Throwing the Book at Publishers by Gemma Carroll

The Maze Runner.  Harry Potter.  The Hunger Games.  Twilight.  Lord of the Rings.  Divergent.  All film franchises that have achieved varying degrees of success.  As the third instalment of The Hunger Games is imminent as I type this, as is another Hobbit film, it got me thinking about not just the trend for splitting a story up into several films (Harry Potter’s saga is told over eight of them) but the fact that this cinematic formula is borne out of the fact that it is becoming increasingly common for stories to be told over a multitude of books, typically released a year apart, although sometimes the gaps between books can be longer.

Although the length of stories can vary and book series’ are in themselves no bad thing, I do wonder about how people with dyslexia feel about this format becoming mainstream.  Prior to Harry Potter I don’t believe it was so common in children’s literature.  Granted, there were series’ of books, but there is a world of difference between self-contained books focusing on the same character and an ongoing narrative that is told over multiple volumes.  Given that dyslexia can affect short-term memory, digesting plots has the potential to be problematic.  For the same reason, books the length of War and Peace are not recommended.  However, at the risk of sounding controversial, what is wrong with the first instalments of the aforementioned franchises being lone stories, rather than part of a wider arc?  A good novel should be able to stand on its own without needing to find out what happens in the next book.  More and more, publishers seem to be losing sight of this, potentially alienating dyslexic readers in the process.

This could have far-reaching consequences.  Having previously mentioned that people with dyslexia have issues accessing texts, I feel that I should point out that it is sometimes not the font or layout that is the problem, but the sheer amount of it.  Furthermore, imagine how it would feel to have struggled to finish a book due to having a difficulty with reading and then discover that while that may be the end of the book, it is not the end of the story.  Consequently, reading the first part in, say a trilogy, may seem like a wasted effort to someone with dyslexia.  While some people may say wait until the series is finished and buy the boxset, or why complain there’s always the option of using an audiobook, I feel they are missing several points.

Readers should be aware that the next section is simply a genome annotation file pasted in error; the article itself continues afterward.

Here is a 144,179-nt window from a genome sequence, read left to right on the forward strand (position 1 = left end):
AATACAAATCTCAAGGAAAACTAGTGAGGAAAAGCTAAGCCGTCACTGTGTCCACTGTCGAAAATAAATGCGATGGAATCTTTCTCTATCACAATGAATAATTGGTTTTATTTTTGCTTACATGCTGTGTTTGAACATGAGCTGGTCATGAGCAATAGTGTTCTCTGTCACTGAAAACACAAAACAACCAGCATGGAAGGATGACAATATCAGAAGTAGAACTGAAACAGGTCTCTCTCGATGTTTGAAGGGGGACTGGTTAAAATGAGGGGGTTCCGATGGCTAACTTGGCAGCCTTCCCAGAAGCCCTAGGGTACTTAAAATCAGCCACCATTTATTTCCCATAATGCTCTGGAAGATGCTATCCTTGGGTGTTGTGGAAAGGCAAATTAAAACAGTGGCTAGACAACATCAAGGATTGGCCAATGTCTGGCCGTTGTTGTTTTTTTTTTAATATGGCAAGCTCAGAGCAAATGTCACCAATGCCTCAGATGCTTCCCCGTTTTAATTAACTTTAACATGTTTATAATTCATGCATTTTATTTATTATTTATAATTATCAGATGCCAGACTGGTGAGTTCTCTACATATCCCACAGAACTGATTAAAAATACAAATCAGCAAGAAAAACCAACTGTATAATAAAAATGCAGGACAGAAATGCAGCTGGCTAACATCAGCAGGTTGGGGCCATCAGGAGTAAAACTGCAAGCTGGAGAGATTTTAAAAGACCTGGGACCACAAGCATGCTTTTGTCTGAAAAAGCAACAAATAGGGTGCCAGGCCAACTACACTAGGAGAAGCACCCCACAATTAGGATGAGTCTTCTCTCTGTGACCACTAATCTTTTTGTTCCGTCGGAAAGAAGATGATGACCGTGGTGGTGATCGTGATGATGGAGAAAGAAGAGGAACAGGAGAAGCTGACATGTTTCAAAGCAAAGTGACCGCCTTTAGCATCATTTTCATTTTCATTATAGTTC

Firstly, people need to be adequate readers in order to navigate through life, and I see no reason why this should not be encouraged through reading for pleasure.  Secondly, if an individual is not reading something at the same time as their peers, the interest could wane and the book could be abandoned, rendering starting it pointless.  Thirdly, why should stories be structured in such a way that they are harder to access for 1 in 10 people in the UK, when in reality it is completely unnecessary?

For those that say it is a good thing to do (and I agree that it is), I would still argue there is a way of doing it – there is a massive difference between self-contained stories alongside an ongoing narrative (such as the way that, for the most part, J.K Rowling did the Harry Potter series) and leaving the second book of a trilogy, for instance, on a huge cliff-hanger that poses more questions with regards to the story rather than answers any that the reader has, because there is no conclusion (such as what occurred in The Hunger Games).

Of course, as has been said countless times before on this blog, dyslexia affects everyone who has it differently, and so this will not pose a problem for all those who have dyslexia.  However, for the sake of those that it does hinder, it may be that publishers need to think about putting an end to this trend.

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